Athens — Greece’s latest economic reforms will be key to winning debt relief that unleashes years of pent-up investment and finally ends its economic crisis. Or the austerity will crush the economy and send the government cap-in-hand for another bail-out.
We will soon find out.
After data this week showed the economy slipped back into recession in the first quarter, legislators on Thursday approved the latest economic measures demanded by creditors to keep the bail-out loans flowing. The danger is that if efforts to hit ambitious budget goals choke the economy so much that the target is missed in 2018, pension cuts and tax increases will tighten the noose further.
"The Greek economy finds itself at a crucial crossroads," said Nikos Vettas, head of the Foundation for Economic and Industrial Research in Athens. "It’s roughly at the same level as three years ago, and while many forces that built a negative dynamic since the start of the crisis are now weaker, there is no guarantee it will enter a sustainable growth phase."
If Greece gets a substantial enough commitment on debt relief from eurozone creditors, that in turn could restore confidence and allow investment to flow into the real economy. A deal of this kind will be discussed at Monday’s meeting of eurozone finance ministers in Brussels.
Greek markets rallied in May following the conclusion of a preliminary agreement with eurozone creditors and the International Monetary Fund (IMF). Uncertainty in the run-up to that deal is blamed for putting the country back in recession and causing the government to cut its 2017 growth forecast to 1.8% from 2.7%.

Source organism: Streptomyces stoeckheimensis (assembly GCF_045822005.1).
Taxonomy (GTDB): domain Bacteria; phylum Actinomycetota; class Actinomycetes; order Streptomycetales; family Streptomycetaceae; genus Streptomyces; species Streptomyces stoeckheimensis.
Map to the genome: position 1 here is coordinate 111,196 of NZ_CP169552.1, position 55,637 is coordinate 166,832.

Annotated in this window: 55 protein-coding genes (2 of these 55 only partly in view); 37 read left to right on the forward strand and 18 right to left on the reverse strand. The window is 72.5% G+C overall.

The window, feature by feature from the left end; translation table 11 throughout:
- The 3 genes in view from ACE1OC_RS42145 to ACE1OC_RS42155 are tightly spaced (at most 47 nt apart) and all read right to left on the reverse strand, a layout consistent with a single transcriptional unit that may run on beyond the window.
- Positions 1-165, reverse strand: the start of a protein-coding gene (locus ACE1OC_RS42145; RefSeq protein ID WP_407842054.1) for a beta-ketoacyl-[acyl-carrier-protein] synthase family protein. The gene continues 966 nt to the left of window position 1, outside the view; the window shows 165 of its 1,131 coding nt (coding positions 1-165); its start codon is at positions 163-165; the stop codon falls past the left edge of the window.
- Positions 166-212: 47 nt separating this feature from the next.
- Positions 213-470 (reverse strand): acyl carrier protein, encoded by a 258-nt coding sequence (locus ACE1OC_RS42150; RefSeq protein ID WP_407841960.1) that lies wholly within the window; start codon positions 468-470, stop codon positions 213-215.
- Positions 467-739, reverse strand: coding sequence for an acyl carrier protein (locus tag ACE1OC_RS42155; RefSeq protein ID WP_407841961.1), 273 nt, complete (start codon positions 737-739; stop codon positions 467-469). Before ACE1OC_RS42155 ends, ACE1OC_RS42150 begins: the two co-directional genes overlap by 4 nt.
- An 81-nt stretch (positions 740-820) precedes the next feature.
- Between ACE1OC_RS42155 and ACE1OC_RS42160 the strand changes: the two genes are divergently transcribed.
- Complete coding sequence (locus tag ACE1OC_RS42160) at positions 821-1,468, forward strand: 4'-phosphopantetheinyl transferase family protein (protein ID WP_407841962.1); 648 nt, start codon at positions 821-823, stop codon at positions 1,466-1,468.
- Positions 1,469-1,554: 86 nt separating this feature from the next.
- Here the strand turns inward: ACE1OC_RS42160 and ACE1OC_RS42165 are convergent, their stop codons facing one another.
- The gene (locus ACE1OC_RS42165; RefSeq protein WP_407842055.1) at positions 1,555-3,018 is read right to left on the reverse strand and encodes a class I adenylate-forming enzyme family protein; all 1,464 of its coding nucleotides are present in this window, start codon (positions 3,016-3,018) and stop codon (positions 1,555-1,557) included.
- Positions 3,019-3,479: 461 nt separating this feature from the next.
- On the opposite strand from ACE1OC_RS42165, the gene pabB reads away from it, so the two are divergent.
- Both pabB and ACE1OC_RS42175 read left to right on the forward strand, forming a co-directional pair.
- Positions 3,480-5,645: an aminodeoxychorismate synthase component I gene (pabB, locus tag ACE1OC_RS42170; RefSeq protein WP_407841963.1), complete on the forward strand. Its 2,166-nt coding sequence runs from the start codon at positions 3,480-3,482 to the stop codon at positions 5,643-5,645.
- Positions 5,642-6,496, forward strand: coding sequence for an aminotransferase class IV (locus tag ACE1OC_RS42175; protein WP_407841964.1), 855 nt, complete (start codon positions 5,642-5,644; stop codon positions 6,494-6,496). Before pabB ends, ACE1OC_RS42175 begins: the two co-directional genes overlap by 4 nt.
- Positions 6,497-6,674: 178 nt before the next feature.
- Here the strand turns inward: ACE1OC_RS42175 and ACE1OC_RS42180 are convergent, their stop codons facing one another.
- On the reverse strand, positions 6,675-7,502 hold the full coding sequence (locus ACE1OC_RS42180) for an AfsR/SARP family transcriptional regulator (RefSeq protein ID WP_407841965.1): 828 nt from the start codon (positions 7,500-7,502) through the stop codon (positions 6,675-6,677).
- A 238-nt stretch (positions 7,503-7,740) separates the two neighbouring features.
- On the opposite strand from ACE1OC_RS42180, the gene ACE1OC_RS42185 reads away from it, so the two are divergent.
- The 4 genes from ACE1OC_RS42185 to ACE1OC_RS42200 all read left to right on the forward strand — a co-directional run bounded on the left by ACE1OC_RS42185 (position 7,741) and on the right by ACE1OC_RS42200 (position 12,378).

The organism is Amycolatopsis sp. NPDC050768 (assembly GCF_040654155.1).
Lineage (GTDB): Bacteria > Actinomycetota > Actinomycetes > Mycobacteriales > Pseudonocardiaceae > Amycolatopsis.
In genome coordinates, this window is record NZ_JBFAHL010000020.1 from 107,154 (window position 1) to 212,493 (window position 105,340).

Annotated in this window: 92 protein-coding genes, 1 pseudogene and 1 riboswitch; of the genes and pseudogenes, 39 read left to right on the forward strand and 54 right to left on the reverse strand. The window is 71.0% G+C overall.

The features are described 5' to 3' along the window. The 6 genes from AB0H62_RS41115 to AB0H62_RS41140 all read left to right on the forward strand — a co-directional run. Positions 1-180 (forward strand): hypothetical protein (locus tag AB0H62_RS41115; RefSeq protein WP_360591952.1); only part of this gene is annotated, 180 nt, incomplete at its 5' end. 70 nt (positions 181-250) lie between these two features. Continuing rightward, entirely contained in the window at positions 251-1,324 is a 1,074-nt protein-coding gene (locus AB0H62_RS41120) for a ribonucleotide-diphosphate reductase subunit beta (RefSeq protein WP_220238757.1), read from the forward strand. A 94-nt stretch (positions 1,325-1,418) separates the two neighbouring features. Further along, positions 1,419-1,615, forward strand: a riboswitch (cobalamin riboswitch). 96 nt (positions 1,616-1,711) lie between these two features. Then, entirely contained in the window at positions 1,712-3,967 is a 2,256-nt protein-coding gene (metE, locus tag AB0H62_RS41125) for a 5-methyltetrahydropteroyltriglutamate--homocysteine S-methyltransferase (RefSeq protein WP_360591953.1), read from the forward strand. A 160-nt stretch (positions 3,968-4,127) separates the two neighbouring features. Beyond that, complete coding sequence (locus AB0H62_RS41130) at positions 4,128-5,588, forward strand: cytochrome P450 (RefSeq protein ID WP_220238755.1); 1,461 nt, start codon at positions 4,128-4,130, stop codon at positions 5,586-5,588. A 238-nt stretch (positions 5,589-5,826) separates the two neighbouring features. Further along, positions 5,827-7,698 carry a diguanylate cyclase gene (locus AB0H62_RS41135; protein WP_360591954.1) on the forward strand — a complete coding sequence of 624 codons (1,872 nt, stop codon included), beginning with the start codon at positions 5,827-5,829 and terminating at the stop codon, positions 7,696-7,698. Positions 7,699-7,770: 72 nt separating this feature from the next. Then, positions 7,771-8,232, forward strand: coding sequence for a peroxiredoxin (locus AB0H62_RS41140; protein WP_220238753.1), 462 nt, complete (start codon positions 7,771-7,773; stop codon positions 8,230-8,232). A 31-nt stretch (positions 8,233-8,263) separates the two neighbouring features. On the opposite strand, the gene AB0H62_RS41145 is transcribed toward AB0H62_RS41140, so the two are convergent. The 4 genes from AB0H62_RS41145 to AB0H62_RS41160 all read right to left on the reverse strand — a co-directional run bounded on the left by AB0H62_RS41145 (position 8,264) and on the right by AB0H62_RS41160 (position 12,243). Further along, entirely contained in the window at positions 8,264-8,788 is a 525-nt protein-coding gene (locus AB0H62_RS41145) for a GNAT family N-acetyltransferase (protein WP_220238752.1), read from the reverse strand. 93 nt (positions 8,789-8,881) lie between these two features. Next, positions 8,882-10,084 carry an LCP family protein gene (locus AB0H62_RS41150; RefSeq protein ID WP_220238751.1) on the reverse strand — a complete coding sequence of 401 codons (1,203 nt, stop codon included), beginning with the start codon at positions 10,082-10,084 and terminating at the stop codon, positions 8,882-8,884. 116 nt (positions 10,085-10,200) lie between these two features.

Under the optimistic scenario, a debt agreement that satisfies the IMF makes it easier for the European Central Bank (ECB) to include Greek government paper in its asset-purchase programme and the public debt agency to resume bond issuance this year. That triggers a stream of foreign investment chasing returns in a the country where the central bank says GDP is almost 10% below potential.
"The agreement with the creditors entails some recessionary measures, including the requirement to deliver rising primary surpluses" in the next few years, said Nikolaos Karamouzis, chairman of Eurobank Ergasias, the country’s third-biggest lender, and of the Hellenic Bankers Association. "This negative impact would be more than offset by a better market and economic climate, QE [quantitative easing] participation and viable public debt restructuring."
In exchange, Greece is going to have to sustain its budget surpluses for longer than the government had hoped. Dutch Finance Minister Jeroen Dijsselbloem, who chairs the group of eurozone finance ministers, on Thursday proposed the primary budget surplus should be at least 3.5% of GDP for five years from 2018, something the IMF has said will exact a huge price on the Greek economy, if it can be achieved at all.
Thursday’s budget package included €5.4bn of stimulus measures for 2019 and 2020 to offset the pension cuts and tax increases demanded by creditors. But the catch is that this stimulus will only kick in if Greece meets budget goals.
The government says it will meet its target, pointing to a 4.2% primary surplus 2018 compared with a target of 0.5% as evidence that the IMF is too pessimistic.
Ilias Lekkos, chief economist at Piraeus Bank in Athens, is not convinced.
"There’s no precedent for a non-oil exporting country achieving a 3.5% primary surplus systematically for a period of many years," he said. "It either can’t be achieved, or it will be achieved at the cost of a huge recession."